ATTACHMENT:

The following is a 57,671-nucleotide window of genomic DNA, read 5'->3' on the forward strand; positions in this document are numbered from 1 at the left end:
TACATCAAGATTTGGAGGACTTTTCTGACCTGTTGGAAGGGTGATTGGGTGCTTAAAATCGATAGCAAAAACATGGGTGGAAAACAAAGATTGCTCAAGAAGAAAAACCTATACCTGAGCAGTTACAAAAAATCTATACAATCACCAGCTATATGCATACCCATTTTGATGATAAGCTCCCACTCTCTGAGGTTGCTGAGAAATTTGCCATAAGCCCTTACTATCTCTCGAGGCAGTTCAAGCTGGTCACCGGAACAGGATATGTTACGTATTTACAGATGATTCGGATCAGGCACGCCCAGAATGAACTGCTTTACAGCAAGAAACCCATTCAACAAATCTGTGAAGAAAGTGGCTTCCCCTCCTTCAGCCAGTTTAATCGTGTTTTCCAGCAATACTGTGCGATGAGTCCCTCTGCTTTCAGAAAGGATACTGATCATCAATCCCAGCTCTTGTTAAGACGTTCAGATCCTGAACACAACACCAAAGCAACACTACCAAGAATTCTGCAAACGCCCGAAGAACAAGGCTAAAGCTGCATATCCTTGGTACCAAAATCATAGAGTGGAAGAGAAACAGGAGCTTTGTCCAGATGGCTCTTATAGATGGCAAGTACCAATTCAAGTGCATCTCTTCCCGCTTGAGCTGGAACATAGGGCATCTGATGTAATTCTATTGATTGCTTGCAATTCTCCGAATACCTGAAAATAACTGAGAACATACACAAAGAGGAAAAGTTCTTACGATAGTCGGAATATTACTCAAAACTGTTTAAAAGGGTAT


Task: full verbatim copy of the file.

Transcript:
The following is a 57,671-nucleotide window of genomic DNA, read 5'->3' on the forward strand; positions in this document are numbered from 1 at the left end:
TACATCAAGATTTGGAGGACTTTTCTGACCTGTTGGAAGGGTGATTGGGTGCTTAAAATCGATAGCAAAAACATGGGTGGAAAACAAAGATTGCTCAAGAAGAAAAACCTATACCTGAGCAGTTACAAAAAATCTATACAATCACCAGCTATATGCATACCCATTTTGATGATAAGCTCCCACTCTCTGAGGTTGCTGAGAAATTTGCCATAAGCCCTTACTATCTCTCGAGGCAGTTCAAGCTGGTCACCGGAACAGGATATGTTACGTATTTACAGATGATTCGGATCAGGCACGCCCAGAATGAACTGCTTTACAGCAAGAAACCCATTCAACAAATCTGTGAAGAAAGTGGCTTCCCCTCCTTCAGCCAGTTTAATCGTGTTTTCCAGCAATACTGTGCGATGAGTCCCTCTGCTTTCAGAAAGGATACTGATCATCAATCCCAGCTCTTGTTAAGACGTTCAGATCCTGAACACAACACCAAAGCAACACTACCAAGAATTCTGCAAACGCCCGAAGAACAAGGCTAAAGCTGCATATCCTTGGTACCAAAATCATAGAGTGGAAGAGAAACAGGAGCTTTGTCCAGATGGCTCTTATAGATGGCAAGTACCAATTCAAGTGCATCTCTTCCCGCTTGAGCTGGAACATAGGGCATCTGATGTAATTCTATTGATTGCTTGCAATTCTCCGAATACCTGAAAATAACTGAGAACATACACAAAGAGGAAAAGTTCTTACGATAGTCGGAATATTACTCAAAACTGTTTAAAAGGGTAT